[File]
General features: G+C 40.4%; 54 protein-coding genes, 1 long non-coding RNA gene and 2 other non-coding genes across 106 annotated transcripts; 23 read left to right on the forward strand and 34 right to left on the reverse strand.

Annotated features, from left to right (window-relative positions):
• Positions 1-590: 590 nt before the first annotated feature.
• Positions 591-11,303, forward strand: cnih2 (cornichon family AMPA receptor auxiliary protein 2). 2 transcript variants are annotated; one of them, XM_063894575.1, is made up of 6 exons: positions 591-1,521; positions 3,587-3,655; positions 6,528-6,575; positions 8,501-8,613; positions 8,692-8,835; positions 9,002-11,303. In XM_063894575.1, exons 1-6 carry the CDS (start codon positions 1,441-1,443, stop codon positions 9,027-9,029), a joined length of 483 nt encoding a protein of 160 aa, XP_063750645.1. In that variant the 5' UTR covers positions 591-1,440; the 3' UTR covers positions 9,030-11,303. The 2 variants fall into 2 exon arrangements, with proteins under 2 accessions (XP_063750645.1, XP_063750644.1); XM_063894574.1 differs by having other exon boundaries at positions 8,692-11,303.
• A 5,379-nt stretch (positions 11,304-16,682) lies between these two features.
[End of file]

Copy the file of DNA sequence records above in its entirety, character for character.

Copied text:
General features: G+C 40.4%; 54 protein-coding genes, 1 long non-coding RNA gene and 2 other non-coding genes across 106 annotated transcripts; 23 read left to right on the forward strand and 34 right to left on the reverse strand.

Annotated features, from left to right (window-relative positions):
• Positions 1-590: 590 nt before the first annotated feature.
• Positions 591-11,303, forward strand: cnih2 (cornichon family AMPA receptor auxiliary protein 2). 2 transcript variants are annotated; one of them, XM_063894575.1, is made up of 6 exons: positions 591-1,521; positions 3,587-3,655; positions 6,528-6,575; positions 8,501-8,613; positions 8,692-8,835; positions 9,002-11,303. In XM_063894575.1, exons 1-6 carry the CDS (start codon positions 1,441-1,443, stop codon positions 9,027-9,029), a joined length of 483 nt encoding a protein of 160 aa, XP_063750645.1. In that variant the 5' UTR covers positions 591-1,440; the 3' UTR covers positions 9,030-11,303. The 2 variants fall into 2 exon arrangements, with proteins under 2 accessions (XP_063750645.1, XP_063750644.1); XM_063894574.1 differs by having other exon boundaries at positions 8,692-11,303.
• A 5,379-nt stretch (positions 11,304-16,682) lies between these two features.